Reading the data from a text file - character by character

Lesson Details:
June 29, 2020

I: Introduction

1.1: Python is a programming language, created by a man named Guido Van Rossum in 1991, if I remember it well. It has been developed from 1990. There are many languages that have been developed from python, such as Java and C ++. In this article I will describe the main features of the language.

1.2: I will tell how to write basic programs in Python and how to modify them for use.

1.3: The first thing you need to know is how python code looks like. There is a certain syntax for writing it.

II: Body

2: The first thing we will do is to learn how to write and read data from a text file, character by character. Text files are called “text files” because they contain only text. They do not contain any other information. The first thing we must do is to use a function called “open” that allows us to open a text file for reading or writing. We will then use another function called “readline” that reads one line at a time and returns it as a string. If we want to read more than one line we need to specify the number of lines we want to read, and we can use another function called “next” that will read the next line and return it as a string, until there are no more lines to read. We can see example of this in the program below:

The first argument of the “readline” function is the file that we want to read from.

The second argument of the “readline” function is the number of characters to be read at once. This is optional, so can be left blank. The default value is -1, which means all the way to the end of the file.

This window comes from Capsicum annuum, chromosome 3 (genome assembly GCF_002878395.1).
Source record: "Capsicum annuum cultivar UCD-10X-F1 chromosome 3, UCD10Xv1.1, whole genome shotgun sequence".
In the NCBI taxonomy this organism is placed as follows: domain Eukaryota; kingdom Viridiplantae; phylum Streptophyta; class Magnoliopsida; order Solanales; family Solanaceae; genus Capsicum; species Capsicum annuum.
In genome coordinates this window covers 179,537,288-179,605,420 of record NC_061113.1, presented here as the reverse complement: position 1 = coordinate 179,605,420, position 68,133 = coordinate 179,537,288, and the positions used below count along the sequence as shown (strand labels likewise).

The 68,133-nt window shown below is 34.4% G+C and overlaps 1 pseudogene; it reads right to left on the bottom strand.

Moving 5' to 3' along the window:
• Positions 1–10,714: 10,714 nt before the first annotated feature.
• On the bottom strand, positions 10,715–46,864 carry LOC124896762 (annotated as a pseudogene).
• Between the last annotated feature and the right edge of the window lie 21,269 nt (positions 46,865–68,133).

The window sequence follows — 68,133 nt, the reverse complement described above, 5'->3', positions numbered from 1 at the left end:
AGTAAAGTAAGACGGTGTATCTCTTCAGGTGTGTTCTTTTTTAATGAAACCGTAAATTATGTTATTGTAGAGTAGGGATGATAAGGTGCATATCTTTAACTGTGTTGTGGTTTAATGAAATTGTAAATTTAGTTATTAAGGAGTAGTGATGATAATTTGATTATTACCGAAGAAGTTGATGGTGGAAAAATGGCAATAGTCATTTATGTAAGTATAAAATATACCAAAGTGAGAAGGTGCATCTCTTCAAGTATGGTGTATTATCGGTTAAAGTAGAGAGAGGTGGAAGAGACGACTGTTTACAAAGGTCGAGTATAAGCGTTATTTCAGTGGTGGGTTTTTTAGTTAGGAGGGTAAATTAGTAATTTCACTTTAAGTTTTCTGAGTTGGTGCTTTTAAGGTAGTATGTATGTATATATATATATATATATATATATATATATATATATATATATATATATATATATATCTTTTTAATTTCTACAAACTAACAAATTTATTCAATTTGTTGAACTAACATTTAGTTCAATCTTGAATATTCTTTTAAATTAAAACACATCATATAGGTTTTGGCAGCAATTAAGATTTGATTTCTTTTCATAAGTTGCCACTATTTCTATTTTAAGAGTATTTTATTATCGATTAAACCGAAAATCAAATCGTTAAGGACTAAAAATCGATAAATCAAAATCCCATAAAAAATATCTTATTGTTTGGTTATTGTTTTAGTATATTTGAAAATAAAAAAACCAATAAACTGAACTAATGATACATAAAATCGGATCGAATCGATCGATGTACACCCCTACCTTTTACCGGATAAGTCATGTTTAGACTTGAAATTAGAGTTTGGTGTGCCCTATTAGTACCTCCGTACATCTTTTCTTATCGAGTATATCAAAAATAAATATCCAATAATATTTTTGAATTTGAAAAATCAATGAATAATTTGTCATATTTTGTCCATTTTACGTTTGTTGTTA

The third argument of the “readline” function is also optional. It specifies whether or not the newline character should be present in the returned string. If an empty string is specified, then newlines are not included in the returned string, otherwise they are included. An empty string is specified with two quotation marks, one before the return type and one at the end of the function call after all arguments have been specified. Thus, when an empty string is used, this is written as an exact pair of quotation marks (”). Otherwise, this is written as an inexact pair of quotation marks (”).

The fourth argument is also optional, but it is mainly used when working with large amounts of data. It specifies how many bytes at most should be read at once. If this is left blank, then it defaults to 1 million bytes. Thus, by default, it will try to read up to 1 MB of data at once. If less than 1 MB remains in the file, then it may not read every byte in the file at once, but possibly less than that amount. This makes sense because there may not be that much data in some files. However, if there is more than 1 MB of data left in the file, then it will read every byte available in order to avoid reading more than what it needs. This means that if the file only contains 2 MB of data but there are still more than 1 MB left in it, then it will read every byte in it anyway because it may not know how much more data is available in the file. Therefore, if you want to read some specific amount of bytes at once, you can specify this with this fourth (optional) argument if you know how big your file is exactly. Otherwise, if you do not know how large your file is exactly but you know that it does not contain more than some specific amount of bytes (greater than 0), then you can specify this amount with this fourth argument. When specifying this amount (in bytes), you can leave out both commas (or any other separator), since commas are not needed for specifying numbers in Python (they are only needed if specifying strings). Also, you can leave out any leading zero(es) after the decimal point; zero(es) are only used when specifying hexadecimal numbers in Python.